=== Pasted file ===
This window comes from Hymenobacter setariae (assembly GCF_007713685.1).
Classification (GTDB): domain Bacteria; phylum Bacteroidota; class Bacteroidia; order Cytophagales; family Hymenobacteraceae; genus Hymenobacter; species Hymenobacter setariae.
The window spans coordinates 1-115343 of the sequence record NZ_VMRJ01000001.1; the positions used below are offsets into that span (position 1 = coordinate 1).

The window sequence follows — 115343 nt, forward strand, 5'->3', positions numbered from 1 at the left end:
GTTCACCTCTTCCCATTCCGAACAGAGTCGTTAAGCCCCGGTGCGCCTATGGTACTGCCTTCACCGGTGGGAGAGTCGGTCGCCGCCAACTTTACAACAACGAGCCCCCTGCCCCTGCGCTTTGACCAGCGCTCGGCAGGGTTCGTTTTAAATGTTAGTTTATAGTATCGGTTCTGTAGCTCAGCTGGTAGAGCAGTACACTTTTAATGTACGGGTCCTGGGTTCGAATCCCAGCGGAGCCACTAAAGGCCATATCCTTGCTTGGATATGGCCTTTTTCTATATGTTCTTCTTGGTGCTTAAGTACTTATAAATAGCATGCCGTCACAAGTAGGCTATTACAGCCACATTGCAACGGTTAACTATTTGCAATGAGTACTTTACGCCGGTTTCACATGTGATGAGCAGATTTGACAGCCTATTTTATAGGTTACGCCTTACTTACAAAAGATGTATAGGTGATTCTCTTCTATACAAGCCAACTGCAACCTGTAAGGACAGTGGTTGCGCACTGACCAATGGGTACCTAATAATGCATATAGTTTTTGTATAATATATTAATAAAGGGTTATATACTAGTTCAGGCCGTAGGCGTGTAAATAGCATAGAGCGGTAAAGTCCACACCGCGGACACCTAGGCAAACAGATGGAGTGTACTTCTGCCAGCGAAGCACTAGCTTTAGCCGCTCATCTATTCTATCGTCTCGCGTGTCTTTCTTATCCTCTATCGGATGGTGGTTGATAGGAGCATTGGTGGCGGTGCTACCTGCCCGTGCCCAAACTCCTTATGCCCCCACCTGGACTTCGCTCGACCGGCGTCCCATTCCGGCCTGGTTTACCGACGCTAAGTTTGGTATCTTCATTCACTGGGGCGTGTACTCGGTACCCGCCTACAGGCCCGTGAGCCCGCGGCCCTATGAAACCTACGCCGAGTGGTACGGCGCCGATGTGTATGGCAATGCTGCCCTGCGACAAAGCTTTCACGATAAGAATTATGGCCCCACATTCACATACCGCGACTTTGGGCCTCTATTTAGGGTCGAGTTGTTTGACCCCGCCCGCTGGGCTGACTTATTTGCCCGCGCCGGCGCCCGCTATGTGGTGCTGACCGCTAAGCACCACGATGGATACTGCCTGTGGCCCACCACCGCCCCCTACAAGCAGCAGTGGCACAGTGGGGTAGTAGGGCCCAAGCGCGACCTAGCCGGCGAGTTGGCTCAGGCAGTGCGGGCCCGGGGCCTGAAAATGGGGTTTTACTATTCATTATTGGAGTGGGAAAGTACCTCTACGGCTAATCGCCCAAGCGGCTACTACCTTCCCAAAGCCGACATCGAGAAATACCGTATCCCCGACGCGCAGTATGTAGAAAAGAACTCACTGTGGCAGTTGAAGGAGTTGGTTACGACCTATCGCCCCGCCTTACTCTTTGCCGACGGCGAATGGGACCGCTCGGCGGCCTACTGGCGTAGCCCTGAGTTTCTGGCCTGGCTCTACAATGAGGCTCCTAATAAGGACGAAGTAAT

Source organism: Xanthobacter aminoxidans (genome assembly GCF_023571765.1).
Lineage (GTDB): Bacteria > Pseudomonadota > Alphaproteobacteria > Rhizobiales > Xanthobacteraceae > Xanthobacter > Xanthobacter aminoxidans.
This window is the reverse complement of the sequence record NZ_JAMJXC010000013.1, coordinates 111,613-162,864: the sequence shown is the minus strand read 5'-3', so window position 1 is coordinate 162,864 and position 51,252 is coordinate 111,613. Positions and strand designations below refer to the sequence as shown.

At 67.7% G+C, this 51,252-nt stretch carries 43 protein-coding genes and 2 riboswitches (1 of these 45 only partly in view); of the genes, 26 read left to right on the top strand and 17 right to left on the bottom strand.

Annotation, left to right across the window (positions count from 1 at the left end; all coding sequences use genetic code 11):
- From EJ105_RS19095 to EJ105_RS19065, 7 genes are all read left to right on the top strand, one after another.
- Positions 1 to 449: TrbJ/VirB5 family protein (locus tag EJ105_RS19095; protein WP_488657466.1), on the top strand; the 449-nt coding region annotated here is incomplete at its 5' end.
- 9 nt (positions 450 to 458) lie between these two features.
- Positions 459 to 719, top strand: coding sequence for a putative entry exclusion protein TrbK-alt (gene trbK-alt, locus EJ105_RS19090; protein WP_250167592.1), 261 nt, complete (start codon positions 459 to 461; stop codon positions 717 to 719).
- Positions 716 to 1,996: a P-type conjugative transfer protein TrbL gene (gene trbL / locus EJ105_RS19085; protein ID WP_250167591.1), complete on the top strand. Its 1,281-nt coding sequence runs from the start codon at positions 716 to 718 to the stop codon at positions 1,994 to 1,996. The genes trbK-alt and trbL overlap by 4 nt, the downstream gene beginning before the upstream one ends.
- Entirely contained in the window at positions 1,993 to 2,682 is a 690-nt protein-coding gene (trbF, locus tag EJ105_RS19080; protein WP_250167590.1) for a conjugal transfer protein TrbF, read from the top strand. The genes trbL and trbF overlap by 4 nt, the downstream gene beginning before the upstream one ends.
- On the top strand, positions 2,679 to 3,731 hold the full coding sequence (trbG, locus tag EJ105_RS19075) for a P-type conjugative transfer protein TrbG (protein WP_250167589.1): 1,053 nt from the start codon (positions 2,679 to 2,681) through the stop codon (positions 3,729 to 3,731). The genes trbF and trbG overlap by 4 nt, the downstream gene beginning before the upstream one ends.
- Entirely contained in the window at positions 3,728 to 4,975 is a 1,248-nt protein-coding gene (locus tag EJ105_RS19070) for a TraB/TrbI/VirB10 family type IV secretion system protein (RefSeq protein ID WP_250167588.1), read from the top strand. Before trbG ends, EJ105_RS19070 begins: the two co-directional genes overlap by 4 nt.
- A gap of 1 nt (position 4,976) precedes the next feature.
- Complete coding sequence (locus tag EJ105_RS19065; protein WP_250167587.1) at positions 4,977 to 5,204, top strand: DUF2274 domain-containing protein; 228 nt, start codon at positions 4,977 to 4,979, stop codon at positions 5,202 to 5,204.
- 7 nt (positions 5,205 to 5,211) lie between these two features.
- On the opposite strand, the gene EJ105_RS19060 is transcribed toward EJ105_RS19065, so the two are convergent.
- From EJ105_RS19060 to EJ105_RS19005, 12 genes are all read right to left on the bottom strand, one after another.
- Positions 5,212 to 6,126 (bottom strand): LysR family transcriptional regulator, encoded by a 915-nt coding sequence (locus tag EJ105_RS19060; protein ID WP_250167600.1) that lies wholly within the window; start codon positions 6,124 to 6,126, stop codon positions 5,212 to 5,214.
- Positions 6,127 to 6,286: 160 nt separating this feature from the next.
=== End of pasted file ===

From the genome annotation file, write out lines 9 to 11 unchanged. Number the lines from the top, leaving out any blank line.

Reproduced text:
At 67.7% G+C, this 51,252-nt stretch carries 43 protein-coding genes and 2 riboswitches (1 of these 45 only partly in view); of the genes, 26 read left to right on the top strand and 17 right to left on the bottom strand.

Annotation, left to right across the window (positions count from 1 at the left end; all coding sequences use genetic code 11):
- From EJ105_RS19095 to EJ105_RS19065, 7 genes are all read left to right on the top strand, one after another.